A: I’ve got several that come to mind that I’m not going to share. One memorable experience that I have is at the Maine Correctional Center we had a hazardous material incident in which we sent 47 people to the hospital from the facility – some of them guards, some of them inmates. We used ambulances from as far away as Saco to transport. They brought them up, (Gorham Fire) Chief (Robert) Lefebvre had command of the staging area. We would call for an ambulance. We would transport patients that were exposed to the toluene fumes. And we sent them to the hospital. We did that the first night, and I’ll be darned if we didn’t do it again the second night, because the fumes got back into where the inmates were. And that was a really challenging experience, because it involved federal marshals that had to come in because there were certain prisoners. There were state troopers that had to come in because there were some prisoners, like you and I might be against each other and testifying, so there’s got to be a police officer that separates us. So that was complicated. But we handled it. Nobody got hurt. Nobody died. But it shows a regional cooperation that’s available and takes place that I’m real happy to say Windham is part of.

Q: That shows you that there needs to be central county fire force?

A: Not “needs to be,” but I believe there’s going to be at some point.

Q: Due to increasing cooperation?

A: Increasing cooperation and lack of resources. I mean nobody has extra people anymore. The only way you’re going to be able to commit to hiring these people and maintaining them as full-time is, I believe, you’re going to have to have a full-time organization, and it’s not going to be done by community by community by community. There’s a better way to build it.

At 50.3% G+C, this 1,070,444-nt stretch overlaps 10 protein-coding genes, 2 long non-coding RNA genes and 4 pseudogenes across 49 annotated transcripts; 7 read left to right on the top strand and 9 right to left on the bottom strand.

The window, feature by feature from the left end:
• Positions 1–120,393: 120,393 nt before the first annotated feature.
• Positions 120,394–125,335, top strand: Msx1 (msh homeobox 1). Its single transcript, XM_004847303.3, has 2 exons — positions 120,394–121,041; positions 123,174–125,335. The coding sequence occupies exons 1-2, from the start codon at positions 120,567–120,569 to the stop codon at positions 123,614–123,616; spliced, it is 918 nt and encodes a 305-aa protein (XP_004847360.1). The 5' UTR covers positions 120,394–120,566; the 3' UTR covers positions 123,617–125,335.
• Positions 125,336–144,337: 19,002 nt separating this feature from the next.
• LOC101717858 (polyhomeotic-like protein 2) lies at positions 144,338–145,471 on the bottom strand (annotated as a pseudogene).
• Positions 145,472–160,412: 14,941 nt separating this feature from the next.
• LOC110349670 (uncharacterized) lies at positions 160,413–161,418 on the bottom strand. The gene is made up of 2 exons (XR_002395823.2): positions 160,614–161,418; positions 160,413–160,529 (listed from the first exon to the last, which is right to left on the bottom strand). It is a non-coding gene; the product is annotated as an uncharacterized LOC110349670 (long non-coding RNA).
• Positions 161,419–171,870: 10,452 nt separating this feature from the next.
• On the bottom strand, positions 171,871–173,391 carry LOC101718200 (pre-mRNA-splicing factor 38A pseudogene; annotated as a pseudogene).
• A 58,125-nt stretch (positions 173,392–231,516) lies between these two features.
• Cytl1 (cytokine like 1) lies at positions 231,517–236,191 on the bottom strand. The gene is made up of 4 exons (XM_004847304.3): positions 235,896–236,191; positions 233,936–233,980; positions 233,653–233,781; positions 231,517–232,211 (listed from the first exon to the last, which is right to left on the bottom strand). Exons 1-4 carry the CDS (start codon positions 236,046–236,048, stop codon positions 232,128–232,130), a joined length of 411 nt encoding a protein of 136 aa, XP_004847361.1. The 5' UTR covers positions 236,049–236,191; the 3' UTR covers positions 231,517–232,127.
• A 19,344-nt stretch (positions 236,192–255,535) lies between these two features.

Q: Wouldn’t that mean a smaller number of people fighting fires in the county at large?

A: Not necessarily a smaller number of people, but you’d have a stable workforce that you could depend upon, and they would be strategically placed and the taxation system for the county might be the one that’s doing it all, instead of each community trying to fund their own fire department, much like the county sheriff system.

Q: Have you advocated for this specifically here in Windham?

A: I have not advocated. I’m just predicting. This is what I see coming for the future.

Q: Because of further budget reductions at the municipal level?

A: You’re going to face them over and over and over.

Q: Why?

A: I think that the demand for financial resources is going to outstrip the resources that can be provided through the municipal taxation system.

Q: What about the possibility of private fire departments popping up?

A: That’s always a possibility. It can happen. It happened in Scottsdale, Ariz., and they have a private fire service. They’ve been there for a long time. They have fire codes. You can’t build a building in Scottsdale, Ariz., without a sprinkler system. You will not get a building permit. And (because of) the fire codes you don’t have fires, because my building codes for the fire department are going to be so strict that you won’t have a fire.

I think they do it overseas a lot, the same way. I’ve watched some of the TV shows and things like that. In Japan, because of the culture and because the houses are what they are, they’re made out of different materials, if you have a house fire over there, you’re really shunned. You’re a disgrace to the community if you have a house fire and burn your house down, because you’re not going to burn just yours. They’re so close together over there, you may burn 10 or 15 of them and that’s embarrassing, you know.

Windham Fire Chief Charlie Hammond.